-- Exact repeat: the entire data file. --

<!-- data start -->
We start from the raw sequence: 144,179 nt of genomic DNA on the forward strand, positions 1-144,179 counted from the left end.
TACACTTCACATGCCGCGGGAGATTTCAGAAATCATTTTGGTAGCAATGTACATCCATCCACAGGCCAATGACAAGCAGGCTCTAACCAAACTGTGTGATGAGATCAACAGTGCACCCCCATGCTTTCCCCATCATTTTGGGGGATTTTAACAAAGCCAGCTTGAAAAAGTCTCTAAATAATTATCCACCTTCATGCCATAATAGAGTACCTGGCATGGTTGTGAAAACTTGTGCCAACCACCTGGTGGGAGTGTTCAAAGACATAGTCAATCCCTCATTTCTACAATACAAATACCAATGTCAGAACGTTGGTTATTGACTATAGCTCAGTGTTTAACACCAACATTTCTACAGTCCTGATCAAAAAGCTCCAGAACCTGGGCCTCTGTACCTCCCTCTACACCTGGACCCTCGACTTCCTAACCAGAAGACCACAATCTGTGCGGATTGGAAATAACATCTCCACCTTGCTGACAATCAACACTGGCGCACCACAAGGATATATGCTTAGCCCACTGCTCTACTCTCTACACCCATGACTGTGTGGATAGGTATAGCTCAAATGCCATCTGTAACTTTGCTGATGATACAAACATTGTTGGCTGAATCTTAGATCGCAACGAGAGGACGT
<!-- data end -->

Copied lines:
We start from the raw sequence: 144,179 nt of genomic DNA on the forward strand, positions 1-144,179 counted from the left end.
TACACTTCACATGCCGCGGGAGATTTCAGAAATCATTTTGGTAGCAATGTACATCCATCCACAGGCCAATGACAAGCAGGCTCTAACCAAACTGTGTGATGAGATCAACAGTGCACCCCCATGCTTTCCCCATCATTTTGGGGGATTTTAACAAAGCCAGCTTGAAAAAGTCTCTAAATAATTATCCACCTTCATGCCATAATAGAGTACCTGGCATGGTTGTGAAAACTTGTGCCAACCACCTGGTGGGAGTGTTCAAAGACATAGTCAATCCCTCATTTCTACAATACAAATACCAATGTCAGAACGTTGGTTATTGACTATAGCTCAGTGTTTAACACCAACATTTCTACAGTCCTGATCAAAAAGCTCCAGAACCTGGGCCTCTGTACCTCCCTCTACACCTGGACCCTCGACTTCCTAACCAGAAGACCACAATCTGTGCGGATTGGAAATAACATCTCCACCTTGCTGACAATCAACACTGGCGCACCACAAGGATATATGCTTAGCCCACTGCTCTACTCTCTACACCCATGACTGTGTGGATAGGTATAGCTCAAATGCCATCTGTAACTTTGCTGATGATACAAACATTGTTGGCTGAATCTTAGATCGCAACGAGAGGACGT